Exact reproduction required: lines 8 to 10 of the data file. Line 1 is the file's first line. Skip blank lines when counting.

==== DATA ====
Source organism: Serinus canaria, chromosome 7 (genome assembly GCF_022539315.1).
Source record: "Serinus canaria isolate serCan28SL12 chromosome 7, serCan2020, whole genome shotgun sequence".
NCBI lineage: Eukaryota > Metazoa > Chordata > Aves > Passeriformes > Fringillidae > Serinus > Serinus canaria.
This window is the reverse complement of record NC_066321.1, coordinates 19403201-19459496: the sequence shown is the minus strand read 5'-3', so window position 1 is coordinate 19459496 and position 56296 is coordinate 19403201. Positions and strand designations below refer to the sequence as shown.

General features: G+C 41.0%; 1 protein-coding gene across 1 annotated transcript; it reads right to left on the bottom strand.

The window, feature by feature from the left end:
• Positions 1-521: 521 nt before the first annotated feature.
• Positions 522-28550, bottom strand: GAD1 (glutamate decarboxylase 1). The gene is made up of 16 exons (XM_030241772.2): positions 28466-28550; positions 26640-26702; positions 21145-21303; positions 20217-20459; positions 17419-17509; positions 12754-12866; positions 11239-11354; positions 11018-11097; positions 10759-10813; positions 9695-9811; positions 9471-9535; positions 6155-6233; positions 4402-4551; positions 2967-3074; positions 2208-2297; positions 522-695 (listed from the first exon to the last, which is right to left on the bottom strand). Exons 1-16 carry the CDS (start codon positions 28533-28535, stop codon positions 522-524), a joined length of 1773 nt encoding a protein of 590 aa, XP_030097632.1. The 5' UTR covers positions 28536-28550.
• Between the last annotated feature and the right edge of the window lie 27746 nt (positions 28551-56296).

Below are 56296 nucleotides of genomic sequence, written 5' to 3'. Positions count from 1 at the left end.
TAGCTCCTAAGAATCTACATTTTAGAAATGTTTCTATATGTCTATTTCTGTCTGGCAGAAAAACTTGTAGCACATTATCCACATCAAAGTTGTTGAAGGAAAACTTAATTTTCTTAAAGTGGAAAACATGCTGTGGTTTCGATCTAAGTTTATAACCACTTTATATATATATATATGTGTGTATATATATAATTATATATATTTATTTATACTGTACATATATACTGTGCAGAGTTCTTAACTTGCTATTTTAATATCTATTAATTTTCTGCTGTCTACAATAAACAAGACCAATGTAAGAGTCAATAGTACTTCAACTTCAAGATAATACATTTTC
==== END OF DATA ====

• Positions 522-28550, bottom strand: GAD1 (glutamate decarboxylase 1). The gene is made up of 16 exons (XM_030241772.2): positions 28466-28550; positions 26640-26702; positions 21145-21303; positions 20217-20459; positions 17419-17509; positions 12754-12866; positions 11239-11354; positions 11018-11097; positions 10759-10813; positions 9695-9811; positions 9471-9535; positions 6155-6233; positions 4402-4551; positions 2967-3074; positions 2208-2297; positions 522-695 (listed from the first exon to the last, which is right to left on the bottom strand). Exons 1-16 carry the CDS (start codon positions 28533-28535, stop codon positions 522-524), a joined length of 1773 nt encoding a protein of 590 aa, XP_030097632.1. The 5' UTR covers positions 28536-28550.
• Between the last annotated feature and the right edge of the window lie 27746 nt (positions 28551-56296).

Below are 56296 nucleotides of genomic sequence, written 5' to 3'. Positions count from 1 at the left end.